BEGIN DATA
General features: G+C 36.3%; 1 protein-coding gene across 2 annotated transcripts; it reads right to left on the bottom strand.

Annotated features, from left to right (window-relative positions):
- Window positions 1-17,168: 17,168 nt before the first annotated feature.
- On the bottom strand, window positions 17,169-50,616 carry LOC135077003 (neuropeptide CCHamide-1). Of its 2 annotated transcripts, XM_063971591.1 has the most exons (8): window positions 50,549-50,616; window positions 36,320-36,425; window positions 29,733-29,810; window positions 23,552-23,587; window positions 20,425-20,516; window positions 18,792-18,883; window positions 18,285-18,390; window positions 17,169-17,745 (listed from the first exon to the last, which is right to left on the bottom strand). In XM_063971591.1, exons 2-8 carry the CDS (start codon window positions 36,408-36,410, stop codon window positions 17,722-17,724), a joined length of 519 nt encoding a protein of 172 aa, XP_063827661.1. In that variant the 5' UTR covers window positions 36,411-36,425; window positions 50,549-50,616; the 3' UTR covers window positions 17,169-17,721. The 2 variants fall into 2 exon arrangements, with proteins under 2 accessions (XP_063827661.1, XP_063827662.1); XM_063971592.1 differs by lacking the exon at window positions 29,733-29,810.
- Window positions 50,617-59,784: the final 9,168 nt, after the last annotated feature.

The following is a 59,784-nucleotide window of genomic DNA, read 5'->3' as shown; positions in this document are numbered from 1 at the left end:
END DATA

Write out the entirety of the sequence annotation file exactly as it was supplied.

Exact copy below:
General features: G+C 36.3%; 1 protein-coding gene across 2 annotated transcripts; it reads right to left on the bottom strand.

Annotated features, from left to right (window-relative positions):
- Window positions 1-17,168: 17,168 nt before the first annotated feature.
- On the bottom strand, window positions 17,169-50,616 carry LOC135077003 (neuropeptide CCHamide-1). Of its 2 annotated transcripts, XM_063971591.1 has the most exons (8): window positions 50,549-50,616; window positions 36,320-36,425; window positions 29,733-29,810; window positions 23,552-23,587; window positions 20,425-20,516; window positions 18,792-18,883; window positions 18,285-18,390; window positions 17,169-17,745 (listed from the first exon to the last, which is right to left on the bottom strand). In XM_063971591.1, exons 2-8 carry the CDS (start codon window positions 36,408-36,410, stop codon window positions 17,722-17,724), a joined length of 519 nt encoding a protein of 172 aa, XP_063827661.1. In that variant the 5' UTR covers window positions 36,411-36,425; window positions 50,549-50,616; the 3' UTR covers window positions 17,169-17,721. The 2 variants fall into 2 exon arrangements, with proteins under 2 accessions (XP_063827661.1, XP_063827662.1); XM_063971592.1 differs by lacking the exon at window positions 29,733-29,810.
- Window positions 50,617-59,784: the final 9,168 nt, after the last annotated feature.

The following is a 59,784-nucleotide window of genomic DNA, read 5'->3' as shown; positions in this document are numbered from 1 at the left end: